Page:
In this article, we will explain everything you need to know to properly care for your Japanese maple bonsai. The Japanese maple bonsai could be classified as medium-difficult to care for, but if you follow all the tips we will give you can always have it in perfect condition.
The Acer genus belongs to the Aceraceae family and is represented by about 150 to 200 species. They inhabit the temperate zones of the northern hemisphere, mainly in Asia.
Due to the great differences between the various species (color of leaves and trunk, types of leaves, etc.) and the fact that many of them are natural hybrids, their classification is somewhat complicated and throughout the history of botany, there have been many confusions and discussions that continue today.
In general, we could say that the Japanese and Oriental species are usually small trees with more beautiful and delicate leaves than the American and European species.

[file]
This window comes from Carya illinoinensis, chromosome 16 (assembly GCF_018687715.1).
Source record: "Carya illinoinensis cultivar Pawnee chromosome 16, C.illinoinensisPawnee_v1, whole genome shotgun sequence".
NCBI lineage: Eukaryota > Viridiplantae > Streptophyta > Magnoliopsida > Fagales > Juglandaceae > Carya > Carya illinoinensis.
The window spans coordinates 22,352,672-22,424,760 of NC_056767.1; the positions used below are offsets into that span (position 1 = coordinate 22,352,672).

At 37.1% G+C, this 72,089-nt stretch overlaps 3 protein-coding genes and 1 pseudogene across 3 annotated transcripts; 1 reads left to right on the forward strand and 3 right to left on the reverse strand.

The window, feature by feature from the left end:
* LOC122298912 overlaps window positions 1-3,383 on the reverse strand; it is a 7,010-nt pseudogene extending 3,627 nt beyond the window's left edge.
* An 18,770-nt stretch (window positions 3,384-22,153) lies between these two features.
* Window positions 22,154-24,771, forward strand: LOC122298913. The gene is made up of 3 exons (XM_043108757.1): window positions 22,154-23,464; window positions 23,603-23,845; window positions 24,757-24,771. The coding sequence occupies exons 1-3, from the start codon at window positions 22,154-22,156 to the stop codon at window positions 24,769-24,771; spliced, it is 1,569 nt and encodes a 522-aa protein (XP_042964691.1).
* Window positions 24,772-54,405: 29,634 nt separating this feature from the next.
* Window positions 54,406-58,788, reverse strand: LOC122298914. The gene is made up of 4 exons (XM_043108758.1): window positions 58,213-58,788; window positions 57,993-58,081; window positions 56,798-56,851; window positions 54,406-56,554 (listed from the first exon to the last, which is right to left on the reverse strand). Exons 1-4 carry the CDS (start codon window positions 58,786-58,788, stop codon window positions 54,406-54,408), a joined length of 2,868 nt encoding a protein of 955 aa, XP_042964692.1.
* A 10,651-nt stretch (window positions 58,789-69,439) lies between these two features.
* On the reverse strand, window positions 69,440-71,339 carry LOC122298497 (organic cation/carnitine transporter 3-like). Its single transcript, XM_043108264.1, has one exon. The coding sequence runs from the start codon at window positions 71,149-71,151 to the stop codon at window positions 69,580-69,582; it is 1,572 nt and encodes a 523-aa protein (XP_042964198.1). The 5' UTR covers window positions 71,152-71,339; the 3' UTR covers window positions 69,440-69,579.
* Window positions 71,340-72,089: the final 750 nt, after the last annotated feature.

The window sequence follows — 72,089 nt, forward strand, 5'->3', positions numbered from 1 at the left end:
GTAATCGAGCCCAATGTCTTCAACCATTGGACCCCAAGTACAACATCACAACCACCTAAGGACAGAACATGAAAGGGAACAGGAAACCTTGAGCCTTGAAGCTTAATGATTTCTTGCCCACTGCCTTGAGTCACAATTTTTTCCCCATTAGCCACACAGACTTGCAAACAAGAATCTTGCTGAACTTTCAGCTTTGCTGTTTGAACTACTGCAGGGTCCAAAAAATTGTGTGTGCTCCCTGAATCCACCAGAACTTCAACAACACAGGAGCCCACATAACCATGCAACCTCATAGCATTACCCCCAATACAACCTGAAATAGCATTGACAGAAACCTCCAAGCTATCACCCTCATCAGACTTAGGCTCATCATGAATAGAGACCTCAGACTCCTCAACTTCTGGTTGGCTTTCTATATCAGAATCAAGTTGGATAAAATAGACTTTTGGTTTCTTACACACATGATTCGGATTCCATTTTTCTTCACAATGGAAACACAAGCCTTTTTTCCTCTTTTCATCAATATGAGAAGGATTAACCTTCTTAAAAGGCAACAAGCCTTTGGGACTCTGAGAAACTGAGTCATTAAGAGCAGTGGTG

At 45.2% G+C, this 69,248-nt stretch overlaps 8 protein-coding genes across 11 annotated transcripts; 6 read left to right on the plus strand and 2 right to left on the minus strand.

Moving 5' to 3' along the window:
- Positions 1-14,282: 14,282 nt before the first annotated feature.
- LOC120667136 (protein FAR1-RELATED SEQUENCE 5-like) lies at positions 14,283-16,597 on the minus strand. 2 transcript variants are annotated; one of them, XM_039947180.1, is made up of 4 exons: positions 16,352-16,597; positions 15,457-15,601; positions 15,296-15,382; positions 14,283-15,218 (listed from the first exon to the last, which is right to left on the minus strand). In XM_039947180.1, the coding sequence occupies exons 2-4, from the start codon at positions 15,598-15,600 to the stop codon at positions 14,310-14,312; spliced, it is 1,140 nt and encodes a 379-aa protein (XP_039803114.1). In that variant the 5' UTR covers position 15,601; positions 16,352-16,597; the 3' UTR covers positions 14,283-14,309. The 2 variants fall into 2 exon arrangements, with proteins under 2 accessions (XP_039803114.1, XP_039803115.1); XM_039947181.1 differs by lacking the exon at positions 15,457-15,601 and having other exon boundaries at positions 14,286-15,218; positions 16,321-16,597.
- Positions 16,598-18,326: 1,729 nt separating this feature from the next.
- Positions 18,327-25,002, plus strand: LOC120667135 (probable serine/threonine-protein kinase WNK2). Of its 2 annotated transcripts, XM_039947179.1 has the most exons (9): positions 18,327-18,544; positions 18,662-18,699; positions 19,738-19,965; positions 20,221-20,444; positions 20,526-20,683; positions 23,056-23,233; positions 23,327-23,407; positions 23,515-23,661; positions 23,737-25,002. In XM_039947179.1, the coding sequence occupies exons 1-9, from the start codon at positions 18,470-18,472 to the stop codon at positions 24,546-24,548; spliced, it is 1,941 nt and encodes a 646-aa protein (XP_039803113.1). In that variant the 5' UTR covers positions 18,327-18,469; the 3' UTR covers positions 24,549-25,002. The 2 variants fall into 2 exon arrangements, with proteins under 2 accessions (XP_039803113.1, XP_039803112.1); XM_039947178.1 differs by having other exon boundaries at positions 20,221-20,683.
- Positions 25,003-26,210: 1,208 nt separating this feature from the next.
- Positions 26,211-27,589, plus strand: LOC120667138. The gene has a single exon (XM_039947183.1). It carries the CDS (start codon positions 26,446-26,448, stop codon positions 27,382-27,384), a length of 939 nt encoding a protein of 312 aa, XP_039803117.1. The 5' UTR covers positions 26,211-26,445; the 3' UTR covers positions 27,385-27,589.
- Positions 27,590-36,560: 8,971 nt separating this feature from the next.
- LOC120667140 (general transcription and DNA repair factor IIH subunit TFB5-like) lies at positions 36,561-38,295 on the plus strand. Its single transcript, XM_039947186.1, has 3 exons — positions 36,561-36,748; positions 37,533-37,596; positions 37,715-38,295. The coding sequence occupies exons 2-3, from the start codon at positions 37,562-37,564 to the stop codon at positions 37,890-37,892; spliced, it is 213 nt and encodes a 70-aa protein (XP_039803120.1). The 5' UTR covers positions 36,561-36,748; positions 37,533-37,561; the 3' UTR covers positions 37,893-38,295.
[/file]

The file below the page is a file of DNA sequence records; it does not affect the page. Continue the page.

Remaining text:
Table of Contents
- How to Care for Japanese Maple Bonsai
- Care for Japanese Maple Bonsai – Location
- Care for Japanese Maple Bonsai – Watering
- Care for Japanese Maple Bonsai – Soil
- Care for Japanese Maple Bonsai – Fertilizing
- Repotting Maple Bonsai
- How to Prune Japanese Maple Bonsai
- Wiring Maple Bonsai
- Most Common Diseases and Pests
- Where to Buy Japanese Maple Bonsai?
How to Care for Japanese Maple Bonsai
Here you will learn everything you need to know about how to care for Japanese maple bonsai correctly. You may also be interested in our other guide on How to Care for Bonsai Tree, it is a general guide for all bonsai.